A lawyer who receives an electronic communication may attempt to discover the metadata that is embedded therein if he or she has the consent of the sender, or if such conduct is allowed by a rule, order, or procedure of a court or other applicable provision of law. Even so, if the lawyer comes across information that the lawyer knows or reasonably should know was not intended to be transmitted by the sender, the recipient has a duty to follow the procedures set forth in ER 4.4(b).
Lawyers who send communications or other documents electronically must be aware that such activity has inherent risks. Therefore, the lawyer must take reasonable measures to prevent the inadvertent disclosure of confidential client information. At the same time, and except in the specific circumstances set forth above, a lawyer who receives an electronic communication may not examine it for the purpose of discovering the metadata embedded in it. A recipient lawyer who discovers metadata embedded within an electronic communication and who knows or reasonably should know that the metadata reveals confidential or privileged information has a duty to comply with the procedures set forth in ER 4.4(b).
Formal opinions of the Committee on the Rules of Professional Conduct are advisory in nature only and are not binding in any disciplinary or other legal proceedings. © State Bar of Arizona 2007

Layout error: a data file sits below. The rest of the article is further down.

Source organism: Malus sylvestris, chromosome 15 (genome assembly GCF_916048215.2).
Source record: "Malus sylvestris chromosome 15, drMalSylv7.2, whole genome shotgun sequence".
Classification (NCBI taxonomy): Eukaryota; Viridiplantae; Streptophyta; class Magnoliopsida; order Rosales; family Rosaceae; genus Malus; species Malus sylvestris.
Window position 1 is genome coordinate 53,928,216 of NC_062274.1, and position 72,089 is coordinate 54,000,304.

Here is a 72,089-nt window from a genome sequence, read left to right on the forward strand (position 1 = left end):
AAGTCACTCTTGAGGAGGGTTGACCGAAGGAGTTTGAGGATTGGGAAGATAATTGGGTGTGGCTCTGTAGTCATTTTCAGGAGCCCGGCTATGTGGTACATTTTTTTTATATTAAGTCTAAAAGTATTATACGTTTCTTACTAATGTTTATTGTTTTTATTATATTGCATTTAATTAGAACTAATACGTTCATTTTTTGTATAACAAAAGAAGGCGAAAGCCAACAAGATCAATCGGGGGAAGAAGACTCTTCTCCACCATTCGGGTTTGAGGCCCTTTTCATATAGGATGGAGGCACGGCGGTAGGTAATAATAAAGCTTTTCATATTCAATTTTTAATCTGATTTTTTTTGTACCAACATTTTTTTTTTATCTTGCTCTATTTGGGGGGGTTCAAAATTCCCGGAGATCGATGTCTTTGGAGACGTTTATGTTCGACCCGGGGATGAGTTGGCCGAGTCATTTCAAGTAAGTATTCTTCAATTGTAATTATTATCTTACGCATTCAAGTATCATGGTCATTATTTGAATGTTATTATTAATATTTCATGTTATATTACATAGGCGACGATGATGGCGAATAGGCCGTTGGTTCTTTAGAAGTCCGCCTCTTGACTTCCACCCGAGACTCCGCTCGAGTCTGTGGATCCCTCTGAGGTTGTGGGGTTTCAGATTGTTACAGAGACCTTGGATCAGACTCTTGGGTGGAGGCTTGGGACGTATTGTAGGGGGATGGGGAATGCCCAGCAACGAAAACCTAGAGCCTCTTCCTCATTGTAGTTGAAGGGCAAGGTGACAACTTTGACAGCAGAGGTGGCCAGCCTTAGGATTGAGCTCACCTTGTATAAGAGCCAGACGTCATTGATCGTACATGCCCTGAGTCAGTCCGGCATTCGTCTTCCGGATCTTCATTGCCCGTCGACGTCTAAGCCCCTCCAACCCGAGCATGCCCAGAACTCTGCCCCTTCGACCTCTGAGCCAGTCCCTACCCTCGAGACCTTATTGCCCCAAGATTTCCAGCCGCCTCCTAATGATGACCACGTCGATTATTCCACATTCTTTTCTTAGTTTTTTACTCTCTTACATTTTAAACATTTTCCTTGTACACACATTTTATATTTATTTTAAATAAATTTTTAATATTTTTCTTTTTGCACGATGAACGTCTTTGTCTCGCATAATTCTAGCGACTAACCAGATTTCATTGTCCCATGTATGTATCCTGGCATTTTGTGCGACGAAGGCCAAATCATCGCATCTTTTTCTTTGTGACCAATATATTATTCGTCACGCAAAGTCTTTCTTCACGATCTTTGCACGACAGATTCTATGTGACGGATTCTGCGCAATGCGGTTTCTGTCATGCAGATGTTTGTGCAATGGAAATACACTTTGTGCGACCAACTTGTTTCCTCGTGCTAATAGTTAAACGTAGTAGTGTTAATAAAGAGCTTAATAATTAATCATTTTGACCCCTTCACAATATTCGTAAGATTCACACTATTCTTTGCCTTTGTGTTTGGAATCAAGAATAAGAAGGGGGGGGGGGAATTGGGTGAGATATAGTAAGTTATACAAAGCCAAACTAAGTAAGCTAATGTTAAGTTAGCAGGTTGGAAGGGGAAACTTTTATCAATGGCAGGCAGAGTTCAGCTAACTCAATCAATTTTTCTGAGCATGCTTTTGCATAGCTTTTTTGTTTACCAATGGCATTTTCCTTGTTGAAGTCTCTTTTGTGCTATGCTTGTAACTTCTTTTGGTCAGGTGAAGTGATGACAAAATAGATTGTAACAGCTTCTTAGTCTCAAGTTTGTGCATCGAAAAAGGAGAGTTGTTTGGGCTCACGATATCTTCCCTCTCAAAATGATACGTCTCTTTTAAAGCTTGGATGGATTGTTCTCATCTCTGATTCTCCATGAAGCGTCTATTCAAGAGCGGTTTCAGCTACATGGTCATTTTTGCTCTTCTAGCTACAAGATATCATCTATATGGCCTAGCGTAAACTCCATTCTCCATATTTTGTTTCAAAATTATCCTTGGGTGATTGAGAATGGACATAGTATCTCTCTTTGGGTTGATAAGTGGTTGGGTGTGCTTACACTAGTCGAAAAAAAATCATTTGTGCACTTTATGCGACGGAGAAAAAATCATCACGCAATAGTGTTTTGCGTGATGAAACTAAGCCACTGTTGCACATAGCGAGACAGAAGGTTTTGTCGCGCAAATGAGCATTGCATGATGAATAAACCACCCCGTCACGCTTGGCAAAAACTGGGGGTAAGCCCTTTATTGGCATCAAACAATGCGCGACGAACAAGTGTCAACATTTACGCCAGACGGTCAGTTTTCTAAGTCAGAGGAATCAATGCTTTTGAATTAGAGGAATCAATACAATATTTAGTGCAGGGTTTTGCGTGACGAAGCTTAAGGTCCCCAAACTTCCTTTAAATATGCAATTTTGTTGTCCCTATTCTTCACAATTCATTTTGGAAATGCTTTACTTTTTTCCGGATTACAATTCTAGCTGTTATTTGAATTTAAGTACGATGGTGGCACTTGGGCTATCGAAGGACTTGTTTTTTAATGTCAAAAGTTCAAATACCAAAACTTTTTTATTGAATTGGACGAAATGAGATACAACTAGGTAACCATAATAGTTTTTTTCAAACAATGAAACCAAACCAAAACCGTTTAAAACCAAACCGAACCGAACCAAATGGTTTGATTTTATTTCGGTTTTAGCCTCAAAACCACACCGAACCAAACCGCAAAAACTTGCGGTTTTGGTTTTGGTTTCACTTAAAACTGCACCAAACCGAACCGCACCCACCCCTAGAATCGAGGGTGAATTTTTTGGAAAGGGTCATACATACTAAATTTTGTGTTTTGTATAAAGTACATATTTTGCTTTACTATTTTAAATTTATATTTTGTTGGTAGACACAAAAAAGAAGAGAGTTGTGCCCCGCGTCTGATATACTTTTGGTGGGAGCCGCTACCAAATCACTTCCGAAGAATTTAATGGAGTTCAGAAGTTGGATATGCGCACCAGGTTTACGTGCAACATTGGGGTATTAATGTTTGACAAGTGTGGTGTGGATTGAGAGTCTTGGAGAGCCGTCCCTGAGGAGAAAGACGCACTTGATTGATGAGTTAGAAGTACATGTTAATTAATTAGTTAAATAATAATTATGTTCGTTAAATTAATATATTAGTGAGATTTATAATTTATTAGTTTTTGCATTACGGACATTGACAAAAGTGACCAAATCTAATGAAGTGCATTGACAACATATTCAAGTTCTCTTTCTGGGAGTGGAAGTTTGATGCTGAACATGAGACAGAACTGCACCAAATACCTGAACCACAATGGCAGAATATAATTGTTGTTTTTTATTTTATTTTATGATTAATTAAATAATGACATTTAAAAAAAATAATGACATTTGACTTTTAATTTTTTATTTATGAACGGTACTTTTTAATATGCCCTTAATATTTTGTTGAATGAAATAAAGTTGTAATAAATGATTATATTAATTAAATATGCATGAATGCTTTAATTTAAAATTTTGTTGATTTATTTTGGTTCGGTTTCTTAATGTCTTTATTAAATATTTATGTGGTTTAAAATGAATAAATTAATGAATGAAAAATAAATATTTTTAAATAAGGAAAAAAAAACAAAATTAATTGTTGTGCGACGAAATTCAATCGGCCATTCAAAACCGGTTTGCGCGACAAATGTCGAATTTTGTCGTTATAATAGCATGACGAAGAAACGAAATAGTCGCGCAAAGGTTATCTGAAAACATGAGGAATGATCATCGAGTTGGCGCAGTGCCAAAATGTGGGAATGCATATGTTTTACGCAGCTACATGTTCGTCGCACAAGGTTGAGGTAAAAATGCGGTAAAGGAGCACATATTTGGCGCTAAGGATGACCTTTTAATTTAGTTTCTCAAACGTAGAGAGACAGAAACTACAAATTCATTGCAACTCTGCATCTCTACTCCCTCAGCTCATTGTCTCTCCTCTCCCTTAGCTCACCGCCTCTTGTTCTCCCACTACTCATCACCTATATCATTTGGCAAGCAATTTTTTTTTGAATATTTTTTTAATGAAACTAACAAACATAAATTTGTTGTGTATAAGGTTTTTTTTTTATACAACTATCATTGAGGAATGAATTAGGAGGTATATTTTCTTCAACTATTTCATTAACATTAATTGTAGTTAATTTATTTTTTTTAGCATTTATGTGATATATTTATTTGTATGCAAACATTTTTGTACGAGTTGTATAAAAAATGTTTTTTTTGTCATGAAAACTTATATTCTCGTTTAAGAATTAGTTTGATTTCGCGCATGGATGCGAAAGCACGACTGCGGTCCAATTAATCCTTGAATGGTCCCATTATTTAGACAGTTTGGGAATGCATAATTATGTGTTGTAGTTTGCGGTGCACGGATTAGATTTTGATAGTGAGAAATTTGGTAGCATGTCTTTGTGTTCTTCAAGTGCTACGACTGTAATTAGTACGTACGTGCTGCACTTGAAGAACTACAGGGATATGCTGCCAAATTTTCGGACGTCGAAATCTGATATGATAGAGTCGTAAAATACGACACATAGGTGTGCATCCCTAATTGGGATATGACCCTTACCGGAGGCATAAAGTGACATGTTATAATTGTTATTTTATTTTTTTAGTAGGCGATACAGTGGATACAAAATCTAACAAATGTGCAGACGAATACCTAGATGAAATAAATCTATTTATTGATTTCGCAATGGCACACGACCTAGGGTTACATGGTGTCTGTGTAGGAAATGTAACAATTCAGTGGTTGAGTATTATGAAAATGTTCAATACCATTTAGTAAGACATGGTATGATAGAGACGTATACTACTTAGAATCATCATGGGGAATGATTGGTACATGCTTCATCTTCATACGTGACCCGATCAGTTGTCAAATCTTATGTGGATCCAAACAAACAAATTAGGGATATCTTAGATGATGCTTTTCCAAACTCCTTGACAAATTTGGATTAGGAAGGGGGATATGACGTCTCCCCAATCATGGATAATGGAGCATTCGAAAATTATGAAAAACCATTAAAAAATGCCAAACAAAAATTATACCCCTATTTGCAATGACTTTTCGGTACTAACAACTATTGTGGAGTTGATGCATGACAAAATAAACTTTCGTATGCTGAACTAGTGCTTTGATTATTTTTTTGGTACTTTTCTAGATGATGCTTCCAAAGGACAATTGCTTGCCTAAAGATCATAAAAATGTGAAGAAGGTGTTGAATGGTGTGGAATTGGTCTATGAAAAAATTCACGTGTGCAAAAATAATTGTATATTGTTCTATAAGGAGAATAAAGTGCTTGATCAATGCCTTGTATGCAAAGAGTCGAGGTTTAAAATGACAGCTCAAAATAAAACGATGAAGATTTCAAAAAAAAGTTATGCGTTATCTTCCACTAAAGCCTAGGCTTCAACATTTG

The District of Columbia, in Op. 341 (September 2007), held that “[a] receiving lawyer is prohibited from reviewing metadata sent by an adversary only where he has actual knowledge that the metadata was inadvertently sent.” (Emphasis added). While Op. 341 may reflect an effort to reach a middle ground between the position of the ABA, on the one hand, and the positions of Alabama, Florida, and New York on the other hand, we respectfully disagree with the District of Columbia. Subject to the specific exceptions described elsewhere in this opinion, a lawyer who receives an electronic communication should not be engaged in the intentional examination of the document’s metadata in the first place and, in our view, would bear the burden of establishing that any such intentional examination was for a proper purpose and not for the purpose of attempting to discover any confidential or privileged information that might be contained therein.